A Brief Tour of Human Consciousness
What is free will? What is body image? Why do we blush? What is art? What is the self? Who am I? Drawing from years of clinical research and medical practice, V.S. Ramachandran invites us to explore some of these daunting philosophical questions through the principles and findings of neuroscience in his book A Brief Tour of Human Consciousness: From Imposter Poodles to Purple Numbers. Dr. Ramachandran has studied some of the most bizarre neurological syndromes ever recorded and in this book attempts to convey the promise that some of these problems may hold for science. In the book he discusses cases of synesthesia, hysteria, phantom limbs, free will and blindsight among other syndromes and goes beyond their presentation to delve into their possible origins and implications behaviorally as well as evolutionary development. From the outset Ramachandran makes it clear that his goal is not to present a complete survey of medical knowledge of the brain but rather to make neuroscience more accessible to those outside of the field who are interested in everything from art to philosophy to simply discovering why the brain works the way it does. A Brief Tour of Human Consciousness may well have been Professor Grobstein’s outline for the course on Neurobiology and Behavior because almost everything discussed in the book has been covered or at least mentioned in our course. This book succeed at being both accessible and engaging, and anyone who reads it should come away with some answers but hopefully scores of ideas and questions that will prompt further exploration.
The author begins with a basic layout of brain architecture and then makes a statement which gives the reader a reason to keep reading: “It never ceases to amaze me that all the richness of our mental life- all our feelings, our emotions, our thoughts, our ambitions, our love lives, our religious sentiments and even what each of us regards as his or her own intimate private self- is simply the activity of these little specks of jelly in our heads, in our brains. There is nothing else (Ramachandran 3).” This is very similar to what we have been made aware of in our course; however as a first time reader I would expect a very good explanation and possibly a more positive way to think about our mental life. Ramachandran delivers admirably, by laying out some of the basic examples he explored in his previous book Phantoms in the Brain such as the problem of phantom limbs, the Capgras delusion (recognizing the visual image of your poodle without an emotional reaction- thus concluding that the poodle is an imposter) and the homunculus. He also offers some of his research techniques and tests done on phantom limb patients and provides a base for further discussion on synesthesia as well as the origins of art, language and culture which he discusses later in the book.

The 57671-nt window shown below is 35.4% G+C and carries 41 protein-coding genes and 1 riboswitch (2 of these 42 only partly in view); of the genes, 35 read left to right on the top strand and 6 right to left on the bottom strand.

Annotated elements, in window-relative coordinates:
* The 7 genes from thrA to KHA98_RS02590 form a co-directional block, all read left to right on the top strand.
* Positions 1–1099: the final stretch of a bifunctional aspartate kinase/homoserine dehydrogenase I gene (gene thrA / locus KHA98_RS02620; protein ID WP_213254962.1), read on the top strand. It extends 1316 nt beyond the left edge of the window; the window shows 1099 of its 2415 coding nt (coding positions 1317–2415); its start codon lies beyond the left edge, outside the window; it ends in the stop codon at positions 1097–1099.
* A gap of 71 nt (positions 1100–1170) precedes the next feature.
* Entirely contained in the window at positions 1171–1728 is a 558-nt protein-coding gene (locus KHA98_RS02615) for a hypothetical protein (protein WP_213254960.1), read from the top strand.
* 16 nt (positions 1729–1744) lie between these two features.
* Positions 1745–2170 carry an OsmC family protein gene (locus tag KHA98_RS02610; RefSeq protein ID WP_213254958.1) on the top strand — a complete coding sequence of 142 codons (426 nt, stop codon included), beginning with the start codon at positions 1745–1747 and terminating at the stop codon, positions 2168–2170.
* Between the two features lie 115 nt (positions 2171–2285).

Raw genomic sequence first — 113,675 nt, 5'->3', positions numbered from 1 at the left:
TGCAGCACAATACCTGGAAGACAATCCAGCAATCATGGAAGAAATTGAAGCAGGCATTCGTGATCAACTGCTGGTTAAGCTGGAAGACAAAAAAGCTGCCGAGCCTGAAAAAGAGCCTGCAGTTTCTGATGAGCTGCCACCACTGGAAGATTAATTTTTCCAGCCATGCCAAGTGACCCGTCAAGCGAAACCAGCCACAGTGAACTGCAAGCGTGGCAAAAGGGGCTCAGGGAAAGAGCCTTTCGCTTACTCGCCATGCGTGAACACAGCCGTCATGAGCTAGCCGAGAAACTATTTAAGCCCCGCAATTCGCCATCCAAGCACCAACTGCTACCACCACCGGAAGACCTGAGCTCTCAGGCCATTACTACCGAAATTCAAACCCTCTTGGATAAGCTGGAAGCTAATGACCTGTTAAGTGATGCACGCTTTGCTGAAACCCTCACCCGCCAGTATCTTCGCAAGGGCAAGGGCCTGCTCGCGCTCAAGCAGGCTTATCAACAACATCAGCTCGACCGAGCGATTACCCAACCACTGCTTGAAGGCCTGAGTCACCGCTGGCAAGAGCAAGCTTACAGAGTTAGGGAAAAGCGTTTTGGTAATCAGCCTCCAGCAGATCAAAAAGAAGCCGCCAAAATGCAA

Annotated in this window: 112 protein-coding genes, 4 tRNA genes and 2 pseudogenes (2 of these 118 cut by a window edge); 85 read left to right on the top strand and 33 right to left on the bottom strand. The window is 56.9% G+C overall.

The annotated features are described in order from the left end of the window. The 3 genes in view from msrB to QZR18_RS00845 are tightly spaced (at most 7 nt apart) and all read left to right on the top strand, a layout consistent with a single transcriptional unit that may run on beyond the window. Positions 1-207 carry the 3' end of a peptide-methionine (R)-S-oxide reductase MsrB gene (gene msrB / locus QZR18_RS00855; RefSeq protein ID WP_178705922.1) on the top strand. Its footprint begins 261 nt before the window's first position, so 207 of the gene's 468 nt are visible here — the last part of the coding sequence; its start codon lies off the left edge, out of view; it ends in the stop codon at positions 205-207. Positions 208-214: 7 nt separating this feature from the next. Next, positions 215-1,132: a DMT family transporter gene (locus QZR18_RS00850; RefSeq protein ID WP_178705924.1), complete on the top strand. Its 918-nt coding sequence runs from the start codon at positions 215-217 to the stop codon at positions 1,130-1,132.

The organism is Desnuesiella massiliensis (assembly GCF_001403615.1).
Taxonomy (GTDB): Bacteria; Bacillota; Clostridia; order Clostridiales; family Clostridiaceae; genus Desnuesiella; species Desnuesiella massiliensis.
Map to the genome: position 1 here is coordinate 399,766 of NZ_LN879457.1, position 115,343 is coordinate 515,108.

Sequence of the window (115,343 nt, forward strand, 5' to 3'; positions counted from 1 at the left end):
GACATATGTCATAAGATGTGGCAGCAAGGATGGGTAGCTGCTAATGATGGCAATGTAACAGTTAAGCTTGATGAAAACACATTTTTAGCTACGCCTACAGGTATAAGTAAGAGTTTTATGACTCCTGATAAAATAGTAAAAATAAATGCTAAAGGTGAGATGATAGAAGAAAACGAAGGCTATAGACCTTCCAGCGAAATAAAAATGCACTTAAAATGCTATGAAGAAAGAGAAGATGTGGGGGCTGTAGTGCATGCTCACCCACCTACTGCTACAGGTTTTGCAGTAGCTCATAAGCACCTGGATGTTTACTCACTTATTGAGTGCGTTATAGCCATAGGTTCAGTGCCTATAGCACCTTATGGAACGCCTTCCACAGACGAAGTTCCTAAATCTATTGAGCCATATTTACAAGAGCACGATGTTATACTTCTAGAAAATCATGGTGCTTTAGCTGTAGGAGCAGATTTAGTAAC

Ramachandran never uses the term “I-Function” but he maintains the distinction between the conscious and the unconscious which related greatly to our course studies. The second Chapter entitled “Believing is Seeing” discussed how in cases of blindsight the unconscious ( or I-Function) is oblivious to actions but the “other” inside the nervous guides hand to a light source. This reminded me of the example in class of Christopher Reeve’s foot, his I-Function cannot direct his food but his “other” or undamaged spinal tissue can in fact move his foot. Ramachandran offers that one pathway directs conscious awareness while neurons in a parallel area of the brain carry out complex computations without being conscious, which is exactly what Reeve’s neurons did unconsciously. With blindsight, the information processed by the unconscious pathway cannot be accessed even through conscious attention. Another interesting thought was that we all have “blindsight” when multitasking, we can’t consciously carry on a conversation while crossing a street and our unconscious navigates our path and monitors cars on either side of us.
One topic that was not covered in our course which is discussed in A Brief Tour of Human Consciousness is cases of “neglect,” where patients with damage on one side of the brain are completely indifferent to the opposite side of the world and will eat only from one side of their plate, shave only one side of their face and draw only one half of a flower. The author discusses the issue of mirror agnosia and mirror treatment for this sort of damage as well as the development of mirror neurons in development which aids in predicting other’s behavior and is crucial for social interactions. Ramachandran also explains that as a neuroscientist he has two practical agendas, the first being the practical application of research for treating patients and the theoretical insights into normal brain function by studying its abnormalities. In our course on Neurobiology and Behavior we heavily focus on the second agenda because we have no patients to treat, however if we could relate the theoretical to the practical medical applications more often it would add a greater dimension of relevance beyond the classroom and our own exploration to the course.